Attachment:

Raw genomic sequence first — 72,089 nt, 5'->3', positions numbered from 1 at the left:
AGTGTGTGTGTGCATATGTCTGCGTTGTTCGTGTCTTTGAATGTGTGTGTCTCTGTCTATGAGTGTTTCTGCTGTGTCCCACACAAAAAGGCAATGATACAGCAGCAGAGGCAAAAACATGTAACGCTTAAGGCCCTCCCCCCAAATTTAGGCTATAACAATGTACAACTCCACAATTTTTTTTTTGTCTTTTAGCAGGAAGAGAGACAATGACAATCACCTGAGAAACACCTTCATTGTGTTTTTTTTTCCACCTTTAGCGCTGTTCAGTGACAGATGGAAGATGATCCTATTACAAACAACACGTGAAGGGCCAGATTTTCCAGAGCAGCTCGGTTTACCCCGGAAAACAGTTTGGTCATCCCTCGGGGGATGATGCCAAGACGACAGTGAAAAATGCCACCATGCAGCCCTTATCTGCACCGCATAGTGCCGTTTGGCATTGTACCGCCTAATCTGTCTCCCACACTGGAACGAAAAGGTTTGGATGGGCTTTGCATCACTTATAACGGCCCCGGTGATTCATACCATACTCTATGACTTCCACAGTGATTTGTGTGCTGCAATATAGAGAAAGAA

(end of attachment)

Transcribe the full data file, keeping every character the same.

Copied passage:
Raw genomic sequence first — 72,089 nt, 5'->3', positions numbered from 1 at the left:
AGTGTGTGTGTGCATATGTCTGCGTTGTTCGTGTCTTTGAATGTGTGTGTCTCTGTCTATGAGTGTTTCTGCTGTGTCCCACACAAAAAGGCAATGATACAGCAGCAGAGGCAAAAACATGTAACGCTTAAGGCCCTCCCCCCAAATTTAGGCTATAACAATGTACAACTCCACAATTTTTTTTTTGTCTTTTAGCAGGAAGAGAGACAATGACAATCACCTGAGAAACACCTTCATTGTGTTTTTTTTTCCACCTTTAGCGCTGTTCAGTGACAGATGGAAGATGATCCTATTACAAACAACACGTGAAGGGCCAGATTTTCCAGAGCAGCTCGGTTTACCCCGGAAAACAGTTTGGTCATCCCTCGGGGGATGATGCCAAGACGACAGTGAAAAATGCCACCATGCAGCCCTTATCTGCACCGCATAGTGCCGTTTGGCATTGTACCGCCTAATCTGTCTCCCACACTGGAACGAAAAGGTTTGGATGGGCTTTGCATCACTTATAACGGCCCCGGTGATTCATACCATACTCTATGACTTCCACAGTGATTTGTGTGCTGCAATATAGAGAAAGAA